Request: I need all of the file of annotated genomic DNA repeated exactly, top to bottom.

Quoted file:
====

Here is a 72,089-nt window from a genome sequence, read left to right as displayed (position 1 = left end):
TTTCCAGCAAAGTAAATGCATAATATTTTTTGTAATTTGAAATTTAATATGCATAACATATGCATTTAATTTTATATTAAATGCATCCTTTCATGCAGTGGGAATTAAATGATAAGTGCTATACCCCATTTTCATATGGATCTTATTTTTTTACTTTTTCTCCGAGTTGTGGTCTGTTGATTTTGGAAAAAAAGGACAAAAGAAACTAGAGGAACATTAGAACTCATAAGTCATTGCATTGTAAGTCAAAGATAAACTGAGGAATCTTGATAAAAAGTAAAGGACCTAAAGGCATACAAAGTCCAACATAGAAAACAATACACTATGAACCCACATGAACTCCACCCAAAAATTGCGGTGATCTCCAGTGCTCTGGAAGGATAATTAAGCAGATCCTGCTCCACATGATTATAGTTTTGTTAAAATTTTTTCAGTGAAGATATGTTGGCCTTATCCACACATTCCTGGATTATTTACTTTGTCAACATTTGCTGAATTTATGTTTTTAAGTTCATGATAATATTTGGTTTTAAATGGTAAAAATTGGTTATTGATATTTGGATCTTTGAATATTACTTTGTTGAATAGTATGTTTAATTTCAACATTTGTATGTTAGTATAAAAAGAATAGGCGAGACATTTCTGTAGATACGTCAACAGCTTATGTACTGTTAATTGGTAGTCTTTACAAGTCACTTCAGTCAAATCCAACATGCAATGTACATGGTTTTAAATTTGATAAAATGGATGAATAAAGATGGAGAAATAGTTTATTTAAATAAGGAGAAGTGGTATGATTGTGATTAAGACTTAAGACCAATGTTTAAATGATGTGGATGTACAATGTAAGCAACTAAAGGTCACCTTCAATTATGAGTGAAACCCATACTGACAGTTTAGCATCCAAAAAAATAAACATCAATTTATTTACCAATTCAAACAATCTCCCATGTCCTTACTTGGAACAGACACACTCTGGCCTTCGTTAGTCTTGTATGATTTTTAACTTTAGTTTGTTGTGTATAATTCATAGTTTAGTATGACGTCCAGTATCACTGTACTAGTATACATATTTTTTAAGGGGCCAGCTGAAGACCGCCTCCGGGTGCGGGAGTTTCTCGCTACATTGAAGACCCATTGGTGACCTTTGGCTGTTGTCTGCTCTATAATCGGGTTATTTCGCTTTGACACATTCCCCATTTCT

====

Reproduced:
Here is a 72,089-nt window from a genome sequence, read left to right as displayed (position 1 = left end):
TTTCCAGCAAAGTAAATGCATAATATTTTTTGTAATTTGAAATTTAATATGCATAACATATGCATTTAATTTTATATTAAATGCATCCTTTCATGCAGTGGGAATTAAATGATAAGTGCTATACCCCATTTTCATATGGATCTTATTTTTTTACTTTTTCTCCGAGTTGTGGTCTGTTGATTTTGGAAAAAAAGGACAAAAGAAACTAGAGGAACATTAGAACTCATAAGTCATTGCATTGTAAGTCAAAGATAAACTGAGGAATCTTGATAAAAAGTAAAGGACCTAAAGGCATACAAAGTCCAACATAGAAAACAATACACTATGAACCCACATGAACTCCACCCAAAAATTGCGGTGATCTCCAGTGCTCTGGAAGGATAATTAAGCAGATCCTGCTCCACATGATTATAGTTTTGTTAAAATTTTTTCAGTGAAGATATGTTGGCCTTATCCACACATTCCTGGATTATTTACTTTGTCAACATTTGCTGAATTTATGTTTTTAAGTTCATGATAATATTTGGTTTTAAATGGTAAAAATTGGTTATTGATATTTGGATCTTTGAATATTACTTTGTTGAATAGTATGTTTAATTTCAACATTTGTATGTTAGTATAAAAAGAATAGGCGAGACATTTCTGTAGATACGTCAACAGCTTATGTACTGTTAATTGGTAGTCTTTACAAGTCACTTCAGTCAAATCCAACATGCAATGTACATGGTTTTAAATTTGATAAAATGGATGAATAAAGATGGAGAAATAGTTTATTTAAATAAGGAGAAGTGGTATGATTGTGATTAAGACTTAAGACCAATGTTTAAATGATGTGGATGTACAATGTAAGCAACTAAAGGTCACCTTCAATTATGAGTGAAACCCATACTGACAGTTTAGCATCCAAAAAAATAAACATCAATTTATTTACCAATTCAAACAATCTCCCATGTCCTTACTTGGAACAGACACACTCTGGCCTTCGTTAGTCTTGTATGATTTTTAACTTTAGTTTGTTGTGTATAATTCATAGTTTAGTATGACGTCCAGTATCACTGTACTAGTATACATATTTTTTAAGGGGCCAGCTGAAGACCGCCTCCGGGTGCGGGAGTTTCTCGCTACATTGAAGACCCATTGGTGACCTTTGGCTGTTGTCTGCTCTATAATCGGGTTATTTCGCTTTGACACATTCCCCATTTCT